Christians are identified with Christ. The third reason why the world hates and persecutes Christians is the chief reason and the one Jesus stresses most in John’s gospel. It is because believers are identified with Christ. Moreover, since Jesus is God and since unbelievers hate God— they would murder Him if they could get their hands on Him— their hatred for God, whom they cannot reach, is vented against Christians. To put it in other words, the world does not hate Christians because of what they are in themselves. In ourselves we are nothing. The world hates Christians because it hates Christ, and because we are followers of Christ and stand for His cause against the standards of the world.

1William Barclay, The Gospel of John (Philadelphia, PA: Westminster, 1956), vol. 2, 217.

Study Questions
  1. Why do Christians face persecution?
  2. List and explain the three reasons that the world persecutes believers.

Reflection: Have you ever experienced some kind of persecution for your Christian faith? How did you respond? Did you count it a privilege to identify with Christ and His people in this way?

Key Point: The world hates Christians because it hates Christ, and because we are followers of Christ and stand for His cause against the standards of the world.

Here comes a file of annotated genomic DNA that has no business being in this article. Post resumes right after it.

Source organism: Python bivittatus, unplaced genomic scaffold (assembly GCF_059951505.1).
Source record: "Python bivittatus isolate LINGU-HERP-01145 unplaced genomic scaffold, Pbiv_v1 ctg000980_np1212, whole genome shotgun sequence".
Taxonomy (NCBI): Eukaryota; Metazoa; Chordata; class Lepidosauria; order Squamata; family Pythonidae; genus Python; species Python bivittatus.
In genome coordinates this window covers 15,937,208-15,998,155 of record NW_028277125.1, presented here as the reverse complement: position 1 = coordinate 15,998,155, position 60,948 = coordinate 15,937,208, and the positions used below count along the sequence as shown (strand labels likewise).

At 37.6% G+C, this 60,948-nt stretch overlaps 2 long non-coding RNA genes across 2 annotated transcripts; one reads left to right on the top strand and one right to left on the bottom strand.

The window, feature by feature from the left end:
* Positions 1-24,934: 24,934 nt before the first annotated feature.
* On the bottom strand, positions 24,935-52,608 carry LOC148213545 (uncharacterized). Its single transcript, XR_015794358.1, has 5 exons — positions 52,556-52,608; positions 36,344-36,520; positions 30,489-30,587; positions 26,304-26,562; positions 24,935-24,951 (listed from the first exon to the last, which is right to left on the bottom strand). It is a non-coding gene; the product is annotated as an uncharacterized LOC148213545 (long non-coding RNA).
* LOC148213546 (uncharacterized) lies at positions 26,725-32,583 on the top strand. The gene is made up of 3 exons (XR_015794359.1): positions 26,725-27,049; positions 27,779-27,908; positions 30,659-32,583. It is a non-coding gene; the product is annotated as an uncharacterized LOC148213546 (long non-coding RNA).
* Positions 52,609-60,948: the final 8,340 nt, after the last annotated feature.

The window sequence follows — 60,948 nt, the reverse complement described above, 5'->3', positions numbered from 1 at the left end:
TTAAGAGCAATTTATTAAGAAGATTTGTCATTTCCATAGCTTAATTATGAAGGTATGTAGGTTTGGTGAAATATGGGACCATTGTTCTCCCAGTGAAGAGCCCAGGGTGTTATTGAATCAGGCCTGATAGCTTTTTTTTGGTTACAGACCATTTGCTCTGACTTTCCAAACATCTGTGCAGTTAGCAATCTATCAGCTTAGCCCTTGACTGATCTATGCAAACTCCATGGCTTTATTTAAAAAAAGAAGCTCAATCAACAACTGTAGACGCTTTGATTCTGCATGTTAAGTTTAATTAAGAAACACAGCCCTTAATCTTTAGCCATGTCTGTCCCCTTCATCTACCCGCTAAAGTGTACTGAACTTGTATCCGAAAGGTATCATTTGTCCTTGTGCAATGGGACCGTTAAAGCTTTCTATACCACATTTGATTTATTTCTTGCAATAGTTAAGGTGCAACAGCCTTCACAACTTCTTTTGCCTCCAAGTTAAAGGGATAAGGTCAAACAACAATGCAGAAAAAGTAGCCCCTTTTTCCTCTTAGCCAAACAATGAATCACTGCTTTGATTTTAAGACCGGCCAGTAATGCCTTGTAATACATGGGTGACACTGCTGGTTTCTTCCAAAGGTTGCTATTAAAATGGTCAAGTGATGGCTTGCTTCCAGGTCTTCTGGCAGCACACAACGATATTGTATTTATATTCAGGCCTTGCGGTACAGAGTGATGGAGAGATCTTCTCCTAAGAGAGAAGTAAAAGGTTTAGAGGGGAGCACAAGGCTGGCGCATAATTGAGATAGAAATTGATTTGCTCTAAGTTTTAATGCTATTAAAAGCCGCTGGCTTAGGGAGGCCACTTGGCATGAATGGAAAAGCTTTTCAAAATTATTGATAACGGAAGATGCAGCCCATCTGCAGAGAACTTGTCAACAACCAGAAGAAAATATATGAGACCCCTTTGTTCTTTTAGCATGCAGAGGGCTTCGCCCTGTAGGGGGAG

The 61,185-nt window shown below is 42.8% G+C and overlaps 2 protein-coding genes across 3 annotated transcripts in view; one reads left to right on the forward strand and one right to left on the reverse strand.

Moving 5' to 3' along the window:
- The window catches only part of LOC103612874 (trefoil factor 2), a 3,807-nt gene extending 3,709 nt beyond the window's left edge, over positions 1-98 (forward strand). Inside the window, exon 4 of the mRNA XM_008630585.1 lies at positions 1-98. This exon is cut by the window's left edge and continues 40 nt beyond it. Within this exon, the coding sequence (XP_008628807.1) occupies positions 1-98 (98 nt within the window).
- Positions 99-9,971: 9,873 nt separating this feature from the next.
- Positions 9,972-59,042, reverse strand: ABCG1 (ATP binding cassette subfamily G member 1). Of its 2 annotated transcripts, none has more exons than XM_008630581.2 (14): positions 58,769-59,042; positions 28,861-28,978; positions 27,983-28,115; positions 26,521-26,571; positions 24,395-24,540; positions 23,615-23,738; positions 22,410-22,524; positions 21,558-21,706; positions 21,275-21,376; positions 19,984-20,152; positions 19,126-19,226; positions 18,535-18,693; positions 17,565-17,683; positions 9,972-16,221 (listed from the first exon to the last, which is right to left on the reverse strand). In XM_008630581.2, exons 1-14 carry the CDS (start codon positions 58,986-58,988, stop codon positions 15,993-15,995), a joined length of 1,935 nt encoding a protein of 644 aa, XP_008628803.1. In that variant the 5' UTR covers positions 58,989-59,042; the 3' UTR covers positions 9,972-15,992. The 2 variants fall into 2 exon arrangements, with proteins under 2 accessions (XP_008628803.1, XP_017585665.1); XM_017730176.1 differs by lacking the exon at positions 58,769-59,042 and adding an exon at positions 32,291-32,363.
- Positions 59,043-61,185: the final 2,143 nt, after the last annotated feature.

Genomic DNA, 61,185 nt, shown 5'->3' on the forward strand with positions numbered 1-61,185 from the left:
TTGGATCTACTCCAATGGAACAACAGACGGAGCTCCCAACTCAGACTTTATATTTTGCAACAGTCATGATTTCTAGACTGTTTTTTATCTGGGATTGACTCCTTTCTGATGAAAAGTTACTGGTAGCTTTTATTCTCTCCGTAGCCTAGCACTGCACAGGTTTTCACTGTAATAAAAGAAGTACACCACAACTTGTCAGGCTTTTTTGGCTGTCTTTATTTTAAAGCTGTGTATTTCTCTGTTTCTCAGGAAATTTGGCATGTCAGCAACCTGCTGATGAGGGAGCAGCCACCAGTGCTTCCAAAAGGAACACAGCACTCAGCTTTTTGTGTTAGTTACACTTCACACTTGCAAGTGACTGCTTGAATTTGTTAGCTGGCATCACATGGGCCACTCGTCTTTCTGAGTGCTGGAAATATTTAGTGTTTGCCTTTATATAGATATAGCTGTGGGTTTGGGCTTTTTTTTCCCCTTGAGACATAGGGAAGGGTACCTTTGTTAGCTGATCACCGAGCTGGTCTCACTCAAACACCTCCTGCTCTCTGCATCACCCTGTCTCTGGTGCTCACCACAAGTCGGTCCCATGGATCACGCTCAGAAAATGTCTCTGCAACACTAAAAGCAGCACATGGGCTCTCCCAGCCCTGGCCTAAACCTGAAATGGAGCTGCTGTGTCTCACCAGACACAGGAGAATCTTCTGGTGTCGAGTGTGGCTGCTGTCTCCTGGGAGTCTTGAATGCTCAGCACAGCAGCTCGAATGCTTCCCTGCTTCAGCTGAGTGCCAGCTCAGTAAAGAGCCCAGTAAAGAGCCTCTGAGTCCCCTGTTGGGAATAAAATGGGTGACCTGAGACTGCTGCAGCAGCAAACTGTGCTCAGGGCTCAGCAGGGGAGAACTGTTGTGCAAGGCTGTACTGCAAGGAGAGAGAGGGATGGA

For Further Study: Read 2 Corinthians 4:1-18, and then answer the following questions:

  1. What is our ministry?
  2. How do we proclaim the Gospel?
  3. What kinds of persecutions are listed in verses 8-9?
  4. What does suffering demonstrate to the world (vv. 10-12)?
  5. Where does our strength come from (vv. 16-18)?
  6. Why are the troubles light and momentary (v. 17)?

Prayer: Use 2 Corinthians 4 to guide you in your prayer time today. Ask God to give you eyes to see the eternal things more clearly than the physical. Ask Him to show His power through you as you bear up under persecution and learn to bless those who persecute you.

For Further Study: Download for free and read James Boice’s booklet, “The Cost of Discipleship.” (Discount will be applied at checkout.)